IRS Issues Final Regulations On REIT Spin-Offs
Tuesday, January 24, 2017
On January 18, the US Internal Revenue Service (IRS) issued its final regulations
regarding the measures included in the Protecting Americans from Tax Hikes (PATH)
Act to restrict the tax-free spin-offs involving publicly traded real estate
investment trusts (REITs).
US REITs do not pay corporate tax as long as at least 75 percent of their total
assets are real estate assets and/or cash; at least 75 percent of gross income
comes from real estate-related sources; and at least 90 percent of their taxable
income is distributed to shareholders annually in the form of dividends.
Prior to the PATH Act, more American corporations were encouraged to consider
spinning-off assets into REITs, when the IRS began to accept that non-traditional
real estate assets (such as warehouses, shopping centers, health care facilities,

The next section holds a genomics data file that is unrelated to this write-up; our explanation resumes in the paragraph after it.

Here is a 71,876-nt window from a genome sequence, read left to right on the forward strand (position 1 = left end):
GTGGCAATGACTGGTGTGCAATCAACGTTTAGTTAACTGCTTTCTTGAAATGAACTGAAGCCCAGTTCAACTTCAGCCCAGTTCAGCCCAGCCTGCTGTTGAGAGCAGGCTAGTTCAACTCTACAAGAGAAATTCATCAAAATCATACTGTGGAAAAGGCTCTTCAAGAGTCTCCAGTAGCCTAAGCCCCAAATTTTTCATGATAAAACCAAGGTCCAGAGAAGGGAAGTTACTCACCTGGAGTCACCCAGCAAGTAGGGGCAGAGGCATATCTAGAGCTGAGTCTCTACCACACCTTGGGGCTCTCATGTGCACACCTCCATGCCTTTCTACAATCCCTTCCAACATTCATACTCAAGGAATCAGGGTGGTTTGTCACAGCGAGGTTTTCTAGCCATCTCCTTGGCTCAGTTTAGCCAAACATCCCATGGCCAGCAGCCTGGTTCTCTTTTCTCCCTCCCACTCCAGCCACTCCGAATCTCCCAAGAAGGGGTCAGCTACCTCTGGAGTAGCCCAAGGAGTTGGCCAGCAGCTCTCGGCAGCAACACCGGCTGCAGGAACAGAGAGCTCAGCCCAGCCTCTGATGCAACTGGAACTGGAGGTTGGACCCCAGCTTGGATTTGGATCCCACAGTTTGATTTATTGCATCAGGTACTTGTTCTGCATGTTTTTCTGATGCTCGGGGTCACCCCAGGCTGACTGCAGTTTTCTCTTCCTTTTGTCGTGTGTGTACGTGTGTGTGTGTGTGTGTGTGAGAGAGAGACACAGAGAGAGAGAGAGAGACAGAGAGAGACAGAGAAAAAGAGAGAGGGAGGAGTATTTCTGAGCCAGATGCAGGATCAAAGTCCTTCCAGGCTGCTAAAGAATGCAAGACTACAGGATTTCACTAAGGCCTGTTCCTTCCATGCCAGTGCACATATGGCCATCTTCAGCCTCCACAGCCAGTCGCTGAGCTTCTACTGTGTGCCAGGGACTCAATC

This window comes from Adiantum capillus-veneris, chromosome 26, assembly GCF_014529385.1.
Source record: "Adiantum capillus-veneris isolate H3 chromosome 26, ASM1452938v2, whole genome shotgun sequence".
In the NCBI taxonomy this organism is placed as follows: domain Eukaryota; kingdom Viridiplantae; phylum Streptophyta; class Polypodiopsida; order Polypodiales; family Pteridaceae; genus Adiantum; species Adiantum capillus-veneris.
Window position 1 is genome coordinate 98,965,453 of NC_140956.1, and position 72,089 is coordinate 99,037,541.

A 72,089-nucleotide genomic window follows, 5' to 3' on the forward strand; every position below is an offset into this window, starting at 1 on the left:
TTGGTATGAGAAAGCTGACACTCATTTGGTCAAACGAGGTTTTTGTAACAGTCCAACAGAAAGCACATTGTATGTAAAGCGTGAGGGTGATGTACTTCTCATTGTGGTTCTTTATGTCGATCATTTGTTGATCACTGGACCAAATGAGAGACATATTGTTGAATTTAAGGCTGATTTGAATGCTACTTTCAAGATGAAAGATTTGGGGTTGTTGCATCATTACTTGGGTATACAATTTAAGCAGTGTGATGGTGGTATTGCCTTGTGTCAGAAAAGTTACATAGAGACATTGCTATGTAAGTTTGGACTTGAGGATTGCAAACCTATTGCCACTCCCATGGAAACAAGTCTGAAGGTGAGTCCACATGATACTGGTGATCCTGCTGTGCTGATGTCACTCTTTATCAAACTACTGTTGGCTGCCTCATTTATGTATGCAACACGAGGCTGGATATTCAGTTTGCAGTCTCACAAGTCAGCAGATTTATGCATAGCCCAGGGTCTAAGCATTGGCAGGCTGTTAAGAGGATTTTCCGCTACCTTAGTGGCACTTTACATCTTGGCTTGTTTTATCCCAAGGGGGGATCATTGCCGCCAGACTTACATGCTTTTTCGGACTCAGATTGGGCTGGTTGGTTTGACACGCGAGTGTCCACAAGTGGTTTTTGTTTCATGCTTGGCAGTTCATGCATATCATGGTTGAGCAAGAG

and telecommunication assets) could be held in a REIT.
Such spin-offs are capital gains tax-free for both the distributing corporations
and their shareholders and enables them to limit their exposure to the US's
35 percent corporate tax rate. Subsequently, REITs normally lease the property
back to the distributing corporations, to be utilized in the latter's operations.
However, the PATH Act laid down that a spin-off involving a REIT will qualify
as tax-free only if, immediately after the distribution, both the distributing
and controlled corporation are REITs.
The only change that the IRS has made in its final regulations was to relax
the "recognition period" – the length of time during which a
REIT could still be subject to capital gains and corporate tax on certain dispositions
of property – to five years from the 10 years it had originally imposed.
On October 18, 2016, the Chairmen and Ranking Members of the House of Representatives
Ways and Means Committee and the Senate Finance Committee had written to the
Treasury Secretary that the 10-year recognition period introduced unilaterally
by the IRS in its temporary regulations "was inconsistent with congressional
intent and the longstanding practice of treating REITs as having the same built-in
gain recognition period as S corporations, currently five years."